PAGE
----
New law designates churches “essential services”

  • The shrine behind St. Patrick Church in Jaffrey. Staff photo by Ben Conant

Monadnock Ledger-Transcript
Published: 8/16/2021 3:15:24 PM

A bill signed into law last week by Gov. Chris Sununu puts churches and other places of worship into the category of “essential businesses” during a state of emergency.

The law, House Bill 542, was sponsored by three Republican House members, including Travis O’Hara, who represents Belknap 9, Keith Ammon, who represents Hillsborough 40, and Jim Kofalt, who represents Hillsborough 4, which includes Francestown, Lyndeborough, Wilton and Greenville.

The bill states that during a state of emergency, such as was declared during the COVID-19 pandemic, religious organizations can continue operating “to the same or greater extent” that other essential services are allowed.

The bill clarifies that the government is allowed to require religious organizations to comply with “neutral health, safety, or occupancy requirements,” that are applicable to all organizations, businesses and essential services unless it imposes a “substantial burden.”

So, churches would be required to comply with mask mandates or occupancy limits, as long as it was the least restrictive avenue available to preserve public safety.

Ammon said he heard from many pastors as well as church members who wanted to see churches designated as “essential.”

“Religious freedom is as important a right as freedom of speech,” Ammon said. But, he said, that designation seemed to be “brushed aside” during the pandemic.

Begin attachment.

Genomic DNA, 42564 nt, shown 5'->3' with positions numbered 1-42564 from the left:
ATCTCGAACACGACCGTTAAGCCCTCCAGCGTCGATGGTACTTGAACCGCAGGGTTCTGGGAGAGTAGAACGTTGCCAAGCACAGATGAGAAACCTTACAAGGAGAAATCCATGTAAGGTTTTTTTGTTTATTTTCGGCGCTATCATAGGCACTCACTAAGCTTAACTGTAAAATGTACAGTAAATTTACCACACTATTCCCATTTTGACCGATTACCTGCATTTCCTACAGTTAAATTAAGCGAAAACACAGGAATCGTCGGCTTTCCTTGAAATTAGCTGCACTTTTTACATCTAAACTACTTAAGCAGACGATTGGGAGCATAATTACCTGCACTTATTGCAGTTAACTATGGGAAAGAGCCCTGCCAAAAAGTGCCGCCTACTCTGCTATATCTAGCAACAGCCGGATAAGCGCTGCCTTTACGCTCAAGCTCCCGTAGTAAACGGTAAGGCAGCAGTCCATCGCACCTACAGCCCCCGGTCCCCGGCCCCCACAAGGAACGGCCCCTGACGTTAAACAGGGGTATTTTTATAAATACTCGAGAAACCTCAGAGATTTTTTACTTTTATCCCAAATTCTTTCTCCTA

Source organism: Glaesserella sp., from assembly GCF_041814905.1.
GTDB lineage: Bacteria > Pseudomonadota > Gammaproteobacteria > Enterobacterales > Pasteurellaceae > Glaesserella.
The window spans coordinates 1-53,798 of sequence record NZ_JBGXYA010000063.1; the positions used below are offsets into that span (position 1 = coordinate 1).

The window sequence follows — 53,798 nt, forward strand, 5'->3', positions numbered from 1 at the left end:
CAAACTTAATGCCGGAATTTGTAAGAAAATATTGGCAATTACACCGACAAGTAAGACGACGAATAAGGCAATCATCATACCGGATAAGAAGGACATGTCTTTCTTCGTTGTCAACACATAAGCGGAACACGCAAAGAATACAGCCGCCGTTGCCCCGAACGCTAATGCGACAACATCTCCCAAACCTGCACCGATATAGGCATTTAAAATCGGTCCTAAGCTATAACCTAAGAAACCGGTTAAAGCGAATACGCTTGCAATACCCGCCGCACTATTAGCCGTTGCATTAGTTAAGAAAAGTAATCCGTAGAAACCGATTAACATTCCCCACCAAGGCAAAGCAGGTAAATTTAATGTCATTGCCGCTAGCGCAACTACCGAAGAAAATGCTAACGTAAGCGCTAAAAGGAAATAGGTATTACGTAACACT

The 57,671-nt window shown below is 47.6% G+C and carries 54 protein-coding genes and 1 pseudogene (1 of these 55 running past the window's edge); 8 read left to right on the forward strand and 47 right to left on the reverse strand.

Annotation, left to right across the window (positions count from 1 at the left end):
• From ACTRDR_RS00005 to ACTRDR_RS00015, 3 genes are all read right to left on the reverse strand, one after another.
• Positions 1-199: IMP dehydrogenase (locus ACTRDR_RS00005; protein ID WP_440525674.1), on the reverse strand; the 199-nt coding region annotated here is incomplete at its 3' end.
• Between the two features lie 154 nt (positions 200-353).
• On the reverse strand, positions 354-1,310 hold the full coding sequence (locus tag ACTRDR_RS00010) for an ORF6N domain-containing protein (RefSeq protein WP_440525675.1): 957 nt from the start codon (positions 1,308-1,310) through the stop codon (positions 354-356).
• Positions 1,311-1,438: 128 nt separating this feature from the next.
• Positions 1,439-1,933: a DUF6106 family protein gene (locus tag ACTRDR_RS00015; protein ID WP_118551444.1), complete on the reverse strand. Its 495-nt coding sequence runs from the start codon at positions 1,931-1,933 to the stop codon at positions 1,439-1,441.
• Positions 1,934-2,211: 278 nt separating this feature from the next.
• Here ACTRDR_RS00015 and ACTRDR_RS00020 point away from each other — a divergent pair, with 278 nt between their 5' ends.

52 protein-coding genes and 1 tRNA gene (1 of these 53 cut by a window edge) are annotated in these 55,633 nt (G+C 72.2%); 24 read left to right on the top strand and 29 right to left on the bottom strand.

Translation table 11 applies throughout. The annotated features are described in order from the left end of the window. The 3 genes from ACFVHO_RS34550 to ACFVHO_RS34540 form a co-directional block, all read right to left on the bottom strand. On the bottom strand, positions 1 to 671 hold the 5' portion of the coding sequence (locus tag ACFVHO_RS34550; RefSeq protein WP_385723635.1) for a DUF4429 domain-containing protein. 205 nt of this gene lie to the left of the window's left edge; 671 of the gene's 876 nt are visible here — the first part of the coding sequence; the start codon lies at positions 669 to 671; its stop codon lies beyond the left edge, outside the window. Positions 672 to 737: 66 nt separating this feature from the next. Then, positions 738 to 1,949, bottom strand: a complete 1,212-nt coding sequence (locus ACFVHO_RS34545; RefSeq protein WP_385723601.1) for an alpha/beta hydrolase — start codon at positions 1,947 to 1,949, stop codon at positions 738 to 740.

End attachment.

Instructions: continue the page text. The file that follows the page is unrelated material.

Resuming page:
“On a societal level, we need to remember the freedom of religion gives us a freedom of consciousness and ability to believe in a higher authority than the state. We need to protect religious liberty,” Ammon said. “The pastors that testified in favor of this bill said they are essential services – it’s their job to look after the flock and benefit the community and offer resources and comfort in times of stress.”

Ammon noted nothing in the law forbids religious organizations from making the decision to close in a state of emergency – it merely put the decision directly in their hands.

Like many organizations and businesses in March of 2020, most houses of worship shut down during the start of the pandemic, as the state of New Hampshire issued orders to limit public gatherings and shut down non-essential services. Some businesses were designated “essential,” including retail stores, manufacturers, grocery and hardware stores.

The Rev. Daniel Osgood, of Greenfield Covenant Church, said it became an oft-told joke among congregations: “Liquor stores are essential, but churches aren’t.”

Greenfield Covenant Church shut down in-person services for two and a half months in 2020, and began to open back up for in-person services, with restrictions on June 1, 2020.

Osgood said if the law had been in place prior to that March, it’s likely the church wouldn’t have fully closed for those two months but said it wouldn’t have been business as usual, either. He said some of the steps the church took when first opening up, such as having additional services to break up the congregation into smaller crowds and offering an online option for those who wanted to stay home, could have allowed them to continue those in-person services throughout those early months.